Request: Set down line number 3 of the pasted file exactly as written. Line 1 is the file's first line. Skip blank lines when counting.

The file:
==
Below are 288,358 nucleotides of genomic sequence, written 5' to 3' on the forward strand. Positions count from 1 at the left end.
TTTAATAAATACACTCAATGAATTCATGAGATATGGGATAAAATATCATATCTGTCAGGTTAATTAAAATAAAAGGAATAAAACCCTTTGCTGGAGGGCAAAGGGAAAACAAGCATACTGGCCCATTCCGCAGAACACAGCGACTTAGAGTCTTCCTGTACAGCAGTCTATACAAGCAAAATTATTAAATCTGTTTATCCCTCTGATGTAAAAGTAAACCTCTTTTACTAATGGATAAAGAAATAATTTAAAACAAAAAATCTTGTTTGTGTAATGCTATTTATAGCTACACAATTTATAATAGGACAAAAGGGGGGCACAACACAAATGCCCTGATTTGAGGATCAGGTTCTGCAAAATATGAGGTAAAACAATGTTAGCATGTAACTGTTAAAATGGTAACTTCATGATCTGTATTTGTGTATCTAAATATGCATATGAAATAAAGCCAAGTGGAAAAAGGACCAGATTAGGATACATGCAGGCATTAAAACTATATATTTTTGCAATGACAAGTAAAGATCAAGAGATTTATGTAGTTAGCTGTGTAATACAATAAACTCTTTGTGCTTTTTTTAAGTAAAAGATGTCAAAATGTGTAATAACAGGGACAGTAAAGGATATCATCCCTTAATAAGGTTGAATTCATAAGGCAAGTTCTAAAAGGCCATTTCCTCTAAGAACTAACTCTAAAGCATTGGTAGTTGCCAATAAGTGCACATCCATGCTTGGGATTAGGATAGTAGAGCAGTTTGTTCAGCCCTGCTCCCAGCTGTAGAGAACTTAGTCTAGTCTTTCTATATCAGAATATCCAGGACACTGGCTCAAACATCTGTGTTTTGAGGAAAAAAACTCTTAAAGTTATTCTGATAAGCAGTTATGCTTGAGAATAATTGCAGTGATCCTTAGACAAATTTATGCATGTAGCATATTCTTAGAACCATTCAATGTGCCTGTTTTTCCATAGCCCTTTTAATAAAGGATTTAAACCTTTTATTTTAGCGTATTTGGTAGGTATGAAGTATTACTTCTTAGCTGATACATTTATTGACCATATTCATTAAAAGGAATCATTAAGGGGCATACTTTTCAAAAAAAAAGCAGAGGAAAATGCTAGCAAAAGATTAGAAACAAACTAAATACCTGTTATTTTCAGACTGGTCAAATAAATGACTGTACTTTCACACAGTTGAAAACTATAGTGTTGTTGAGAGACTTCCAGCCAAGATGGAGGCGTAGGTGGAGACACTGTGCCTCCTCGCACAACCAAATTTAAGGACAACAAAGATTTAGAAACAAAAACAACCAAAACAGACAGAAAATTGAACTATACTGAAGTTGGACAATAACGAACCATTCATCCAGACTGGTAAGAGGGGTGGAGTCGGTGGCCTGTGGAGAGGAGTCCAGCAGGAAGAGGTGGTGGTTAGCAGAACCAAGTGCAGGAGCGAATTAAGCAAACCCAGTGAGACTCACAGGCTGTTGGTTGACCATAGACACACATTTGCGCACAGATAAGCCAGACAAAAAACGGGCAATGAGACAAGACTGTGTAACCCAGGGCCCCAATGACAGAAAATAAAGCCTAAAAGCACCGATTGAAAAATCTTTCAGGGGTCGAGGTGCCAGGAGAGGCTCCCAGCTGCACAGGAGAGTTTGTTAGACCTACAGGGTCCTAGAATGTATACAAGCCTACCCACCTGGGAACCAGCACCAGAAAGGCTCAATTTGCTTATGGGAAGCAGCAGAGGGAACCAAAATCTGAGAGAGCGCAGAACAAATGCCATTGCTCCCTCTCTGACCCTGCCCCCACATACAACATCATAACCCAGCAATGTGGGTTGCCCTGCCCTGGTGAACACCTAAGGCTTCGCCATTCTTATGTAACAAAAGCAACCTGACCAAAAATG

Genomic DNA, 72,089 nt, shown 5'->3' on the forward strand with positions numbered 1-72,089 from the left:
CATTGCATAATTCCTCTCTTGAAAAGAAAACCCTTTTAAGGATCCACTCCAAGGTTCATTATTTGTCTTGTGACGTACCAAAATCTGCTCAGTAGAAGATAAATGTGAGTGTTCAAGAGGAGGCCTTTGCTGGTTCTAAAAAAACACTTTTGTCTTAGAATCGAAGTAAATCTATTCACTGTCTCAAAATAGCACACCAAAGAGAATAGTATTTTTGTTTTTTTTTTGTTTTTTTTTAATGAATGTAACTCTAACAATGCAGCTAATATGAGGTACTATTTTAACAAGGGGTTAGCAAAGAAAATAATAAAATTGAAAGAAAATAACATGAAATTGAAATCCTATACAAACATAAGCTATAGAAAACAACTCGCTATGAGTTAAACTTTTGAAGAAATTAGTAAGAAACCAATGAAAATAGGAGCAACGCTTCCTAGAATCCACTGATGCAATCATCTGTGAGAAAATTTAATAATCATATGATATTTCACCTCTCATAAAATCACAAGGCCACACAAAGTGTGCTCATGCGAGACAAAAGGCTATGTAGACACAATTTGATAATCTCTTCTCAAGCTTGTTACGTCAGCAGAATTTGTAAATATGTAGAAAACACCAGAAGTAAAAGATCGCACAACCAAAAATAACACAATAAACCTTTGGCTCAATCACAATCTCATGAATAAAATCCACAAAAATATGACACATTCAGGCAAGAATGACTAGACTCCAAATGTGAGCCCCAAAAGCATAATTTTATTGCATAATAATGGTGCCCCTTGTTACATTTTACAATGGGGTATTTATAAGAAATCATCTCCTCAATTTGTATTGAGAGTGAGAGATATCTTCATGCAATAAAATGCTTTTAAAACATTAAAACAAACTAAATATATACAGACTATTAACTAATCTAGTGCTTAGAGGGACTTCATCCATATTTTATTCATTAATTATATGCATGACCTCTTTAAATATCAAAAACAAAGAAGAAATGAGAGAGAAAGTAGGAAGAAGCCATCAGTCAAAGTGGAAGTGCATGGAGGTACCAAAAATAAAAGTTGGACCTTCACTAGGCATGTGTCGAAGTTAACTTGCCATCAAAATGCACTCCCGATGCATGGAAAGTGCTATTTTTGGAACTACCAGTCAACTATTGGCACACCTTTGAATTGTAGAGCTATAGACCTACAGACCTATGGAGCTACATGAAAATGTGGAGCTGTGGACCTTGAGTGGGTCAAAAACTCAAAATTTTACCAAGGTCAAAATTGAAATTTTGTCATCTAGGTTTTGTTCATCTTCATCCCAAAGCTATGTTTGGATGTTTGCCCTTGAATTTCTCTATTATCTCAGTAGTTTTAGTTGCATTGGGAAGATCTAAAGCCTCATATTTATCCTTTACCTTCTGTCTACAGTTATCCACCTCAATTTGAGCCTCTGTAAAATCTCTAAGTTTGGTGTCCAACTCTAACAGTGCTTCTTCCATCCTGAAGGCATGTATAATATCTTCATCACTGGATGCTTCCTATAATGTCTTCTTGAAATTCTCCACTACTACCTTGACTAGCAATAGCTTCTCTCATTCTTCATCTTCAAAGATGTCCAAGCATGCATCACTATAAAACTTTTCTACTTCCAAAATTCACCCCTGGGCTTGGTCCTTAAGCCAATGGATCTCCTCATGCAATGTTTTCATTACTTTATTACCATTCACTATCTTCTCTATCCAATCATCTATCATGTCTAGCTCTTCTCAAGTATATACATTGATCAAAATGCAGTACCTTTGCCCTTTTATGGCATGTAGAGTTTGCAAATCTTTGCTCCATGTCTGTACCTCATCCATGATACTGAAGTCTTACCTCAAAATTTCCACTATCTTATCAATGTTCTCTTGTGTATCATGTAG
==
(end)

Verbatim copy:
Genomic DNA, 72,089 nt, shown 5'->3' on the forward strand with positions numbered 1-72,089 from the left: